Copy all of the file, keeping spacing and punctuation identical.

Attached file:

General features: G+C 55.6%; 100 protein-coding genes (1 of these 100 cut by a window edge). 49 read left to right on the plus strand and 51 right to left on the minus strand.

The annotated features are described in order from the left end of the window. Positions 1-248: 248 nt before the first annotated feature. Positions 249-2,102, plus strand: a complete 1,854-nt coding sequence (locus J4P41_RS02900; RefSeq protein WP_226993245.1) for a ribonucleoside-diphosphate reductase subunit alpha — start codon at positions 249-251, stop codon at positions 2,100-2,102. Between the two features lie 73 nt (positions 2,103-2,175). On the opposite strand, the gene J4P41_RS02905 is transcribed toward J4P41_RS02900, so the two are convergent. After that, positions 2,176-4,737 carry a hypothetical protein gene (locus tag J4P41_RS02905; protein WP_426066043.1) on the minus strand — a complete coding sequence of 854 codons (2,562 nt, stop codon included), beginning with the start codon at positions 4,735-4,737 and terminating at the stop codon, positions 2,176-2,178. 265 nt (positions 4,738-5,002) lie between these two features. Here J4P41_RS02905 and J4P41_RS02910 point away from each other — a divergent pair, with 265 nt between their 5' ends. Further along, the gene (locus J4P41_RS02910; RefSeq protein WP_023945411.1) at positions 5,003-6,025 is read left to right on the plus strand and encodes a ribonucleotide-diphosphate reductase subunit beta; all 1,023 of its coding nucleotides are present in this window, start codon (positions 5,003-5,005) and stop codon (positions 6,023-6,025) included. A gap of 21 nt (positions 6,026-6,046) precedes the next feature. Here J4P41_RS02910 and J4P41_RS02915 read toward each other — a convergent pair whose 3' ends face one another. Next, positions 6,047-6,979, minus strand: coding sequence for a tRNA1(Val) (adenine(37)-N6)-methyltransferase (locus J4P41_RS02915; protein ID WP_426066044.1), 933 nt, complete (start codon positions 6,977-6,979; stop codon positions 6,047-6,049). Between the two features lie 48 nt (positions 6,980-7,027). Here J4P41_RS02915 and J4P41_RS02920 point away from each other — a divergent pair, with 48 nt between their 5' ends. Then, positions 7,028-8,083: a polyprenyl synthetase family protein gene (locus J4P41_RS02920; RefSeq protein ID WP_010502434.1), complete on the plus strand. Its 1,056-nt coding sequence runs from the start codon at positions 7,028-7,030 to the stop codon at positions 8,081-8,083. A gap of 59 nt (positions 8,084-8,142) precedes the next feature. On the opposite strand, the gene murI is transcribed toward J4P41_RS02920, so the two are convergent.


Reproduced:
General features: G+C 55.6%; 100 protein-coding genes (1 of these 100 cut by a window edge). 49 read left to right on the plus strand and 51 right to left on the minus strand.

The annotated features are described in order from the left end of the window. Positions 1-248: 248 nt before the first annotated feature. Positions 249-2,102, plus strand: a complete 1,854-nt coding sequence (locus J4P41_RS02900; RefSeq protein WP_226993245.1) for a ribonucleoside-diphosphate reductase subunit alpha — start codon at positions 249-251, stop codon at positions 2,100-2,102. Between the two features lie 73 nt (positions 2,103-2,175). On the opposite strand, the gene J4P41_RS02905 is transcribed toward J4P41_RS02900, so the two are convergent. After that, positions 2,176-4,737 carry a hypothetical protein gene (locus tag J4P41_RS02905; protein WP_426066043.1) on the minus strand — a complete coding sequence of 854 codons (2,562 nt, stop codon included), beginning with the start codon at positions 4,735-4,737 and terminating at the stop codon, positions 2,176-2,178. 265 nt (positions 4,738-5,002) lie between these two features. Here J4P41_RS02905 and J4P41_RS02910 point away from each other — a divergent pair, with 265 nt between their 5' ends. Further along, the gene (locus J4P41_RS02910; RefSeq protein WP_023945411.1) at positions 5,003-6,025 is read left to right on the plus strand and encodes a ribonucleotide-diphosphate reductase subunit beta; all 1,023 of its coding nucleotides are present in this window, start codon (positions 5,003-5,005) and stop codon (positions 6,023-6,025) included. A gap of 21 nt (positions 6,026-6,046) precedes the next feature. Here J4P41_RS02910 and J4P41_RS02915 read toward each other — a convergent pair whose 3' ends face one another. Next, positions 6,047-6,979, minus strand: coding sequence for a tRNA1(Val) (adenine(37)-N6)-methyltransferase (locus J4P41_RS02915; protein ID WP_426066044.1), 933 nt, complete (start codon positions 6,977-6,979; stop codon positions 6,047-6,049). Between the two features lie 48 nt (positions 6,980-7,027). Here J4P41_RS02915 and J4P41_RS02920 point away from each other — a divergent pair, with 48 nt between their 5' ends. Then, positions 7,028-8,083: a polyprenyl synthetase family protein gene (locus J4P41_RS02920; RefSeq protein ID WP_010502434.1), complete on the plus strand. Its 1,056-nt coding sequence runs from the start codon at positions 7,028-7,030 to the stop codon at positions 8,081-8,083. A gap of 59 nt (positions 8,084-8,142) precedes the next feature. On the opposite strand, the gene murI is transcribed toward J4P41_RS02920, so the two are convergent.